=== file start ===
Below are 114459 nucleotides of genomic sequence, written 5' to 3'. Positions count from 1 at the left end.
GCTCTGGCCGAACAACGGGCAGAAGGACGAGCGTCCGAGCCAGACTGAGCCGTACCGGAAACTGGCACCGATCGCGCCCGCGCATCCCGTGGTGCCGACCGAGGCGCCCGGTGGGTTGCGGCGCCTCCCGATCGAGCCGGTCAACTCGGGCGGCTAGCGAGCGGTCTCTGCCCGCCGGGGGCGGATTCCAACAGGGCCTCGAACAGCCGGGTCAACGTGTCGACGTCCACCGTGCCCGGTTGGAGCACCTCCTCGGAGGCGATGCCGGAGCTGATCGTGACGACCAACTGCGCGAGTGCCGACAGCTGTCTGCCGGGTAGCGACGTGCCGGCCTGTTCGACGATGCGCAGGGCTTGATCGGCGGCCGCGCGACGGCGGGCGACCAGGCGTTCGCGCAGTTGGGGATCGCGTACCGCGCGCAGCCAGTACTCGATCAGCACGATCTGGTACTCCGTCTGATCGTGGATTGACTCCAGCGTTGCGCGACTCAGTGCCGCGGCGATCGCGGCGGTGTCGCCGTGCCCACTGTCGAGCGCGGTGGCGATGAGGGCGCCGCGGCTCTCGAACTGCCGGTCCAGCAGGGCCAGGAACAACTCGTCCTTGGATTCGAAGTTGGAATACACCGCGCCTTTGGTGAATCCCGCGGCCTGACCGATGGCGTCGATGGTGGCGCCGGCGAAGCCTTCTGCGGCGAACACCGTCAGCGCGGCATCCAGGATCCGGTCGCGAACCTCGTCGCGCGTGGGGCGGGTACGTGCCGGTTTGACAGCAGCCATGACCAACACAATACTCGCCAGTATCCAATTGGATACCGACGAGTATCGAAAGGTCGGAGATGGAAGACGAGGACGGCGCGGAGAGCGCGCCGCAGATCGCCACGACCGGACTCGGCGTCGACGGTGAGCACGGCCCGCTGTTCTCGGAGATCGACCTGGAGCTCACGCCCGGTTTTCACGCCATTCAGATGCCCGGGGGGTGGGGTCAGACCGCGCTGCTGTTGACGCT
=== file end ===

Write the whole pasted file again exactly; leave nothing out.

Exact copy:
Below are 114459 nucleotides of genomic sequence, written 5' to 3'. Positions count from 1 at the left end.
GCTCTGGCCGAACAACGGGCAGAAGGACGAGCGTCCGAGCCAGACTGAGCCGTACCGGAAACTGGCACCGATCGCGCCCGCGCATCCCGTGGTGCCGACCGAGGCGCCCGGTGGGTTGCGGCGCCTCCCGATCGAGCCGGTCAACTCGGGCGGCTAGCGAGCGGTCTCTGCCCGCCGGGGGCGGATTCCAACAGGGCCTCGAACAGCCGGGTCAACGTGTCGACGTCCACCGTGCCCGGTTGGAGCACCTCCTCGGAGGCGATGCCGGAGCTGATCGTGACGACCAACTGCGCGAGTGCCGACAGCTGTCTGCCGGGTAGCGACGTGCCGGCCTGTTCGACGATGCGCAGGGCTTGATCGGCGGCCGCGCGACGGCGGGCGACCAGGCGTTCGCGCAGTTGGGGATCGCGTACCGCGCGCAGCCAGTACTCGATCAGCACGATCTGGTACTCCGTCTGATCGTGGATTGACTCCAGCGTTGCGCGACTCAGTGCCGCGGCGATCGCGGCGGTGTCGCCGTGCCCACTGTCGAGCGCGGTGGCGATGAGGGCGCCGCGGCTCTCGAACTGCCGGTCCAGCAGGGCCAGGAACAACTCGTCCTTGGATTCGAAGTTGGAATACACCGCGCCTTTGGTGAATCCCGCGGCCTGACCGATGGCGTCGATGGTGGCGCCGGCGAAGCCTTCTGCGGCGAACACCGTCAGCGCGGCATCCAGGATCCGGTCGCGAACCTCGTCGCGCGTGGGGCGGGTACGTGCCGGTTTGACAGCAGCCATGACCAACACAATACTCGCCAGTATCCAATTGGATACCGACGAGTATCGAAAGGTCGGAGATGGAAGACGAGGACGGCGCGGAGAGCGCGCCGCAGATCGCCACGACCGGACTCGGCGTCGACGGTGAGCACGGCCCGCTGTTCTCGGAGATCGACCTGGAGCTCACGCCCGGTTTTCACGCCATTCAGATGCCCGGGGGGTGGGGTCAGACCGCGCTGCTGTTGACGCT